Bamboo craft and houses could mean big business for Guyana
Over the past two weeks, 33 Guyanese were able to benefit from a sustainable bamboo development training programme that could spur profitable ventures in bamboo craft and furniture making and eventually, the building of houses.
Guyana has more than 40 species of bamboos – the fastest growing land plant in the world.
Region Two’s Regional Executive Officer Devanand Ramdatt, who led the programme, said Guyana has not fully exploited this plant here. This programme, however, offers Guyanese the opportunity to use more of this plant.
It was coordinated and hosted by the Ministry of Local Government and Regional Development, the International Bamboo and Rattan Organisation (INBAR) and the Chinese Embassy.
The group of trainees was selected from across the country; some came from community groups, others from the University of Guyana.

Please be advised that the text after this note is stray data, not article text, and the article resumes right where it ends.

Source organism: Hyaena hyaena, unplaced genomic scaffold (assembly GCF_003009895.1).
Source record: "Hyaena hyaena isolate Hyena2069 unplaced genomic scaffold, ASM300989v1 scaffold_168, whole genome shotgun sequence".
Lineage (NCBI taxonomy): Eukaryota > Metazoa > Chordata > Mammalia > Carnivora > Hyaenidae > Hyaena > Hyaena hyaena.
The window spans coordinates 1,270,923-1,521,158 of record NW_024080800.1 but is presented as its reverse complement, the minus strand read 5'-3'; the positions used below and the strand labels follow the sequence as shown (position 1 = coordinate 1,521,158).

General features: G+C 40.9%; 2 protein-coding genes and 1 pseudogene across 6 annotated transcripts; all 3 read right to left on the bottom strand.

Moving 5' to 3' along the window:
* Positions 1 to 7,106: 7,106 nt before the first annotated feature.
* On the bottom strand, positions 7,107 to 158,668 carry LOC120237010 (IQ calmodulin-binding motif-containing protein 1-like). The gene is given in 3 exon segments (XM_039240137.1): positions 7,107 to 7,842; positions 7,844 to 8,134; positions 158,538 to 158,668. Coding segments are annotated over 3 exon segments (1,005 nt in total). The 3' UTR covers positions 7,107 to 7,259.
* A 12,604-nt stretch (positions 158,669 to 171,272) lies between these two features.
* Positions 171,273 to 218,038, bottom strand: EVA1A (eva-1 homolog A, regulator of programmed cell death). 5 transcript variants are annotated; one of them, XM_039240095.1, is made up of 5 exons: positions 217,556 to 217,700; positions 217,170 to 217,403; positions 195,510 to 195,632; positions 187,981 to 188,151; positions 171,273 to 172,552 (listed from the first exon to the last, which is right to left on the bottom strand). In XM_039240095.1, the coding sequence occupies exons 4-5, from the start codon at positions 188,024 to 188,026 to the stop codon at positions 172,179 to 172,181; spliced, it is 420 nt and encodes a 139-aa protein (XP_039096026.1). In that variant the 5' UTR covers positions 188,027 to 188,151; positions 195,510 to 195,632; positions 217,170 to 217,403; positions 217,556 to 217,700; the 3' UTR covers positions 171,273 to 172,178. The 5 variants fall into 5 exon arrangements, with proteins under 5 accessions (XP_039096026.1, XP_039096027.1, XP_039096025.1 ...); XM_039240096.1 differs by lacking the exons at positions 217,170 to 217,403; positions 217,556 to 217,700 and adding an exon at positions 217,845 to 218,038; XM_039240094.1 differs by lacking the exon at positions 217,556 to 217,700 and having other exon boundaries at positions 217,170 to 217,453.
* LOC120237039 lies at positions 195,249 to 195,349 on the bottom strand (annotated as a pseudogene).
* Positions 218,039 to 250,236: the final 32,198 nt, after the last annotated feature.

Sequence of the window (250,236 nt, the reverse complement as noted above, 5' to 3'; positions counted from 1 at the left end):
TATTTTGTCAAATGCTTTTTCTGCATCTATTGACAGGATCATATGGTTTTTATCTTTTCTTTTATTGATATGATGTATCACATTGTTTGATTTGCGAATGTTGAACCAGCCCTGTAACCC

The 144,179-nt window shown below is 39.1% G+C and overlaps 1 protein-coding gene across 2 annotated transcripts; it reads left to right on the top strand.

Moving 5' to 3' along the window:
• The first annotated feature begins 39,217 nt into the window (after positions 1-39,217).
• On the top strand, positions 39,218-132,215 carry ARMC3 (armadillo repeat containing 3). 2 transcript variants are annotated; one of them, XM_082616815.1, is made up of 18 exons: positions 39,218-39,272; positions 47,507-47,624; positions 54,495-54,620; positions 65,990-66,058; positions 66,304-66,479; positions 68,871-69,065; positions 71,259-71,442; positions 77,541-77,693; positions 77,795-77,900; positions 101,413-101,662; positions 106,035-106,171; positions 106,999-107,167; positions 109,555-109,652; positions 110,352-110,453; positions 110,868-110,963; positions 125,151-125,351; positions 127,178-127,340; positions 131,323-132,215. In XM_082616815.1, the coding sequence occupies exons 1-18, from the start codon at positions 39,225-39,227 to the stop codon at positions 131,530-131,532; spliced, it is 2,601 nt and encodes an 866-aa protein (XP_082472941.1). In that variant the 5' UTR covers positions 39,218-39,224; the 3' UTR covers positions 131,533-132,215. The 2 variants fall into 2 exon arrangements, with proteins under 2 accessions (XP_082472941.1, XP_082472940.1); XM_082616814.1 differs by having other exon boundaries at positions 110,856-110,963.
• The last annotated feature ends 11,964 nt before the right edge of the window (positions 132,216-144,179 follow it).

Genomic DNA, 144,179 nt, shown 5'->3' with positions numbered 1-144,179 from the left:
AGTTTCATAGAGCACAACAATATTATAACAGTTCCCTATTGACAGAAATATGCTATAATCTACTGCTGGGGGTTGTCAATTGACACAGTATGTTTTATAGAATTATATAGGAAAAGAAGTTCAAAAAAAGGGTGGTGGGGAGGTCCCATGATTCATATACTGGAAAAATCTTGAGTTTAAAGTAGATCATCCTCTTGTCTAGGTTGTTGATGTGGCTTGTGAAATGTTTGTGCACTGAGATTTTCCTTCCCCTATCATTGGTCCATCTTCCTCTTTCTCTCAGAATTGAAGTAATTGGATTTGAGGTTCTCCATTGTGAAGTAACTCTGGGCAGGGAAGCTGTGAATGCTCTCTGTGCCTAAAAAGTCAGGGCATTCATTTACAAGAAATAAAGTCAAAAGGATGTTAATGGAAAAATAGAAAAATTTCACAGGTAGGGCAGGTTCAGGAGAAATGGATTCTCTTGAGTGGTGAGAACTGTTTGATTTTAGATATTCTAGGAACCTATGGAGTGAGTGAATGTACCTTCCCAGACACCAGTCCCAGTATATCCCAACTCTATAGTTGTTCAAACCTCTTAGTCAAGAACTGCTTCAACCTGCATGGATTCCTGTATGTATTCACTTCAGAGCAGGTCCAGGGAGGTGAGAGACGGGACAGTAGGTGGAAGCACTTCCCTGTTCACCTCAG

Debbie Argyle, the Chairperson of the Mahaica Women’s Group, is one of the beneficiaries.
“I used to plait branches from the age of six years and being a craft person, I had a little knowledge,” she related.
Eager to gain another skill, however, she spent the past two weeks immersing herself in the use of bamboo. Baskets and headpieces were among the items the group created but on her own, Argyle created belts, purses and placemats.
Argyle said she intends on sharing what she learnt with the other 20 members of the women’s group.
Beyond these items, however, Chinese Ambassador to Guyana Guo Haiyan alluded to other business opportunities.
“There is great potential for bamboo housing (and) housing furniture in Guyana,” the Ambassador told the trainees, while expressing her hope that they will be able to find ready markets for their products.
Similarly, Minister of Local Government and Regional Development Nigel Dharamlall said that the government hopes to create new business opportunities for people. And creating bamboo products can prove to be a profitable venture.